4 Times Square is one of the most important examples of green design in skyscrapers in the United States. Environmentally friendly gas-fired absorption chillers, along with a high-performing insulating and shading curtain wall, ensure that the building does not need to be heated or cooled for the majority of the year. Office furniture is made with biodegradable and non-toxic materials. The air-delivery system provides 50% more fresh air than is required by New York City Building Code, and a number of recycling chutes serve the entire building. Being the first project of its size to undertake these features in construction, the building has received an award from the American Institute of Architects, as well as AIA New York State.
Wikipedia: Jolly Green Giant
The Jolly Green Giant is a symbol of the Green Giant food company of the United States, appearing as a smiling green-skinned giant wearing a tunic, wreath and boots made of leaves. In 1973, JGG teamed up with “Little Green Sprout”, the diminutive young green giant. Created by Leo Burnett, the Giant first appeared in advertisements in 1928; the name originally came from a variety of unusually large pea called the “Green Giant” that the company canned and sold.
10 August 1997, Chicago (IL) Tribune, “The Green Light Tower May Signal Go-Ahead for Environmentally Sensitive Construction” by John Handley:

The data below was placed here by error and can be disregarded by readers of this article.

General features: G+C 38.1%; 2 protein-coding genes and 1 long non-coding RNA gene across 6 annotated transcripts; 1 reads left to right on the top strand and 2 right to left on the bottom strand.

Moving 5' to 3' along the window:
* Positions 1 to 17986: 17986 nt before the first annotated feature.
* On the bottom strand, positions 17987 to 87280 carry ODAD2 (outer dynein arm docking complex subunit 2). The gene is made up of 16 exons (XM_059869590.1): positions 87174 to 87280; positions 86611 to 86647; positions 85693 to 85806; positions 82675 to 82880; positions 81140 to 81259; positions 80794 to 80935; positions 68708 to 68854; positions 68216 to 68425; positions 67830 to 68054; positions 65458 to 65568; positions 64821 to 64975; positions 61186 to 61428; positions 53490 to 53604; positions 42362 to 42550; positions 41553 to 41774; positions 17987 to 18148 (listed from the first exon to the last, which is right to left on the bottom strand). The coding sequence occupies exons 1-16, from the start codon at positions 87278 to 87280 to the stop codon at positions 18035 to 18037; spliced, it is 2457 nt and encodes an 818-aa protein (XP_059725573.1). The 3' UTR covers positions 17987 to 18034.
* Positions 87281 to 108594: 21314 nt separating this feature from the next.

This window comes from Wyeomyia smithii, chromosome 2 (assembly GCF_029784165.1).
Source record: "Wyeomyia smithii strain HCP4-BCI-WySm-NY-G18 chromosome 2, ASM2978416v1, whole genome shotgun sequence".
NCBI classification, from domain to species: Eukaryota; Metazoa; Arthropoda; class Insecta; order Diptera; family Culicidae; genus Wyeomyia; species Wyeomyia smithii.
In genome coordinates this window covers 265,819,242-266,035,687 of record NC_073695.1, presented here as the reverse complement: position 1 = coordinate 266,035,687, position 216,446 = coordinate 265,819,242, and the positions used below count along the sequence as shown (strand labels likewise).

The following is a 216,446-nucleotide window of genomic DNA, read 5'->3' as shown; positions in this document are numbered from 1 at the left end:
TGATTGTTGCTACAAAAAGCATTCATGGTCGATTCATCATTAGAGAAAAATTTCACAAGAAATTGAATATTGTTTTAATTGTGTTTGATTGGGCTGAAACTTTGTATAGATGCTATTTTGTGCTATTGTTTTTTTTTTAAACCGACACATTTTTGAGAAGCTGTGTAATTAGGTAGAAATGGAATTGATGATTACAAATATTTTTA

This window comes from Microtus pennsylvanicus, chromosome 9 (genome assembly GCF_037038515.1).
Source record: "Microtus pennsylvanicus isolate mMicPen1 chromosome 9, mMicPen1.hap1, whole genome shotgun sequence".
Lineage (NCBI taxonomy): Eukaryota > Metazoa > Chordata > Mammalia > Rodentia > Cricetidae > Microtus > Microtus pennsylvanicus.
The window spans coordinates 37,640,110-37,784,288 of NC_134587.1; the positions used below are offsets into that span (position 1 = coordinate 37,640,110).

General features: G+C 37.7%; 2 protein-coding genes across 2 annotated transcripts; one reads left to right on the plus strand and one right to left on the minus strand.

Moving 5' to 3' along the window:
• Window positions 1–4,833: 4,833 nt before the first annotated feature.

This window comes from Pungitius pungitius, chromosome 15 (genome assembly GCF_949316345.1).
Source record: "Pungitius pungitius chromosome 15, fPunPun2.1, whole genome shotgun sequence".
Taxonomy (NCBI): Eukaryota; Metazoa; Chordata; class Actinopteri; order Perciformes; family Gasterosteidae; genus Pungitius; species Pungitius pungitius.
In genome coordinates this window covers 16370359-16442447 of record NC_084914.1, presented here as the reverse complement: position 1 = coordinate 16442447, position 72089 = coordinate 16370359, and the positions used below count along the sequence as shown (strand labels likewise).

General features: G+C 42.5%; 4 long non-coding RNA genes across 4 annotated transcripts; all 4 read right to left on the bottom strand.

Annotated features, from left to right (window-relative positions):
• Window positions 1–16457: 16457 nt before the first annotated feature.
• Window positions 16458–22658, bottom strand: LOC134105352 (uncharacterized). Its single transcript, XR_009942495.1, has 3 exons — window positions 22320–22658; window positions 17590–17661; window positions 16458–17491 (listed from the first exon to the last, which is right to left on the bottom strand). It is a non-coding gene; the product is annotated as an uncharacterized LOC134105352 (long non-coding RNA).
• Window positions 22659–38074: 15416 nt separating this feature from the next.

The “Jolly Green Giant” has planted his feet firmly on Times Square…
Global Engineering Conference - 1998
Four Times Square – Manhattan’s Green Giant: A Case Study
Robert J. Fox, Jr.
. The Condé Nast Building, 48 stories and 1.6 million square feet. The first building of its size to adopt standards for energy efficiency, indoor ecology, sustainable materials and responsible construction, operation and maintenance procedures.
. Lessons learned about applying environmentally-responsible design.
. Implications for future office building designs.
. Specific “green” features, including glass selection and day lighting, the central cooling plant, on-site electrical generation by means of fuel cells and building-integrated photo-voltaic cells, indoor air quality, and tenant fit out work.
NYC 24 (2001)
The Conde Nast Building, 4 Times Square
This is the house that Durst built. The 51-story “Green Giant,” sits at 4 Times Square on the corner of 42nd Street and Broadway. Designed by Fox & Fowle Architects and developed by the Durst Organization, it is New York’s first commercially green-designed, high-rise.